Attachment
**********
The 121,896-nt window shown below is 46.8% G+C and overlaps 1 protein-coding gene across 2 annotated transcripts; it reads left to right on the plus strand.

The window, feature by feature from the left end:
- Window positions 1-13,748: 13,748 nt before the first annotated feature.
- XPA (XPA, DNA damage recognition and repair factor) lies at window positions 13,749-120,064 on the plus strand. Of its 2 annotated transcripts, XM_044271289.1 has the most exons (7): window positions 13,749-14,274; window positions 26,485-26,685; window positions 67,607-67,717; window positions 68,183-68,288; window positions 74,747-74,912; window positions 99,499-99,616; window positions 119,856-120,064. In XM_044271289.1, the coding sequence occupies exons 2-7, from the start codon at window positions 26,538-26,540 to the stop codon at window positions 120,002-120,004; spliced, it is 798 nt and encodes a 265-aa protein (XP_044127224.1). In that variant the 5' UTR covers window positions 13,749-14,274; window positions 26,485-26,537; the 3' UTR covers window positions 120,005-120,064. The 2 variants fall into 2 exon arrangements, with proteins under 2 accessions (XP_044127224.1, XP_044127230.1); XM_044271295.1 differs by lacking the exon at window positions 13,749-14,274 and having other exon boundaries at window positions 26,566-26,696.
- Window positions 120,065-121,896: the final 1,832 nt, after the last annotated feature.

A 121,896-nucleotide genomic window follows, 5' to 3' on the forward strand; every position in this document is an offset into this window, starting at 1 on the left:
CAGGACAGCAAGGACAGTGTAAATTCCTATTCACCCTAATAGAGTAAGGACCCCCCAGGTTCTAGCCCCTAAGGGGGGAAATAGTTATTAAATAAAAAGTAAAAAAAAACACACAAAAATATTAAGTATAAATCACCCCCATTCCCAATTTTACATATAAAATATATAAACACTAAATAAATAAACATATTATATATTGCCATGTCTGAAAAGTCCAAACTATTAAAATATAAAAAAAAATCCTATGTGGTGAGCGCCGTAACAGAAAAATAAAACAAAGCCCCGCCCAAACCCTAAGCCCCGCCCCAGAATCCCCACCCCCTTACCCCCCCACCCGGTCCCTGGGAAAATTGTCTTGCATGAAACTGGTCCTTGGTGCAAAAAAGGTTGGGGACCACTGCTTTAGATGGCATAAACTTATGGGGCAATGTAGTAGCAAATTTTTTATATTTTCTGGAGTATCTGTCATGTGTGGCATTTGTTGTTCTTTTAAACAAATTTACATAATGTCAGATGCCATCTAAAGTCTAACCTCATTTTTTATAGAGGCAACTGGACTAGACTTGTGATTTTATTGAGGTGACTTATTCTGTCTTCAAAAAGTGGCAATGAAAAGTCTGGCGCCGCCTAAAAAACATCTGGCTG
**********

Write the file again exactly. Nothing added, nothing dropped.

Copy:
The 121,896-nt window shown below is 46.8% G+C and overlaps 1 protein-coding gene across 2 annotated transcripts; it reads left to right on the plus strand.

The window, feature by feature from the left end:
- Window positions 1-13,748: 13,748 nt before the first annotated feature.
- XPA (XPA, DNA damage recognition and repair factor) lies at window positions 13,749-120,064 on the plus strand. Of its 2 annotated transcripts, XM_044271289.1 has the most exons (7): window positions 13,749-14,274; window positions 26,485-26,685; window positions 67,607-67,717; window positions 68,183-68,288; window positions 74,747-74,912; window positions 99,499-99,616; window positions 119,856-120,064. In XM_044271289.1, the coding sequence occupies exons 2-7, from the start codon at window positions 26,538-26,540 to the stop codon at window positions 120,002-120,004; spliced, it is 798 nt and encodes a 265-aa protein (XP_044127224.1). In that variant the 5' UTR covers window positions 13,749-14,274; window positions 26,485-26,537; the 3' UTR covers window positions 120,005-120,064. The 2 variants fall into 2 exon arrangements, with proteins under 2 accessions (XP_044127224.1, XP_044127230.1); XM_044271295.1 differs by lacking the exon at window positions 13,749-14,274 and having other exon boundaries at window positions 26,566-26,696.
- Window positions 120,065-121,896: the final 1,832 nt, after the last annotated feature.

A 121,896-nucleotide genomic window follows, 5' to 3' on the forward strand; every position in this document is an offset into this window, starting at 1 on the left:
CAGGACAGCAAGGACAGTGTAAATTCCTATTCACCCTAATAGAGTAAGGACCCCCCAGGTTCTAGCCCCTAAGGGGGGAAATAGTTATTAAATAAAAAGTAAAAAAAAACACACAAAAATATTAAGTATAAATCACCCCCATTCCCAATTTTACATATAAAATATATAAACACTAAATAAATAAACATATTATATATTGCCATGTCTGAAAAGTCCAAACTATTAAAATATAAAAAAAAATCCTATGTGGTGAGCGCCGTAACAGAAAAATAAAACAAAGCCCCGCCCAAACCCTAAGCCCCGCCCCAGAATCCCCACCCCCTTACCCCCCCACCCGGTCCCTGGGAAAATTGTCTTGCATGAAACTGGTCCTTGGTGCAAAAAAGGTTGGGGACCACTGCTTTAGATGGCATAAACTTATGGGGCAATGTAGTAGCAAATTTTTTATATTTTCTGGAGTATCTGTCATGTGTGGCATTTGTTGTTCTTTTAAACAAATTTACATAATGTCAGATGCCATCTAAAGTCTAACCTCATTTTTTATAGAGGCAACTGGACTAGACTTGTGATTTTATTGAGGTGACTTATTCTGTCTTCAAAAAGTGGCAATGAAAAGTCTGGCGCCGCCTAAAAAACATCTGGCTG